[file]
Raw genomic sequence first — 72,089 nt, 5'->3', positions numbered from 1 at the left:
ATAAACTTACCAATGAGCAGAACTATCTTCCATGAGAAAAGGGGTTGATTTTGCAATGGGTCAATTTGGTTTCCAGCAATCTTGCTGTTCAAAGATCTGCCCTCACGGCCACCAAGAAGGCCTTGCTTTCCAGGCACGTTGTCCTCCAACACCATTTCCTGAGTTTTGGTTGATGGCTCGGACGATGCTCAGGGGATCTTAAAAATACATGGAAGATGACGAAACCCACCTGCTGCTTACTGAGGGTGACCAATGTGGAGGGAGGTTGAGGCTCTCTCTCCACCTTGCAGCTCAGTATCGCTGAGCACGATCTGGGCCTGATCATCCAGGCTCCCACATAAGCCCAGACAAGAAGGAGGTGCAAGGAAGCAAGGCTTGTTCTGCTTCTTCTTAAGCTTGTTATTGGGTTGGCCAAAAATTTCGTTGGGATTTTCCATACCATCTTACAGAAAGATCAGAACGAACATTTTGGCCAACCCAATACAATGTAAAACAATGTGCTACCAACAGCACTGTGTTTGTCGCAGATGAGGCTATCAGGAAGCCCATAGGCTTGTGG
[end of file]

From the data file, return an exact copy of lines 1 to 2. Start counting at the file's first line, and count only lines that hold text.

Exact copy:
Raw genomic sequence first — 72,089 nt, 5'->3', positions numbered from 1 at the left:
ATAAACTTACCAATGAGCAGAACTATCTTCCATGAGAAAAGGGGTTGATTTTGCAATGGGTCAATTTGGTTTCCAGCAATCTTGCTGTTCAAAGATCTGCCCTCACGGCCACCAAGAAGGCCTTGCTTTCCAGGCACGTTGTCCTCCAACACCATTTCCTGAGTTTTGGTTGATGGCTCGGACGATGCTCAGGGGATCTTAAAAATACATGGAAGATGACGAAACCCACCTGCTGCTTACTGAGGGTGACCAATGTGGAGGGAGGTTGAGGCTCTCTCTCCACCTTGCAGCTCAGTATCGCTGAGCACGATCTGGGCCTGATCATCCAGGCTCCCACATAAGCCCAGACAAGAAGGAGGTGCAAGGAAGCAAGGCTTGTTCTGCTTCTTCTTAAGCTTGTTATTGGGTTGGCCAAAAATTTCGTTGGGATTTTCCATACCATCTTACAGAAAGATCAGAACGAACATTTTGGCCAACCCAATACAATGTAAAACAATGTGCTACCAACAGCACTGTGTTTGTCGCAGATGAGGCTATCAGGAAGCCCATAGGCTTGTGG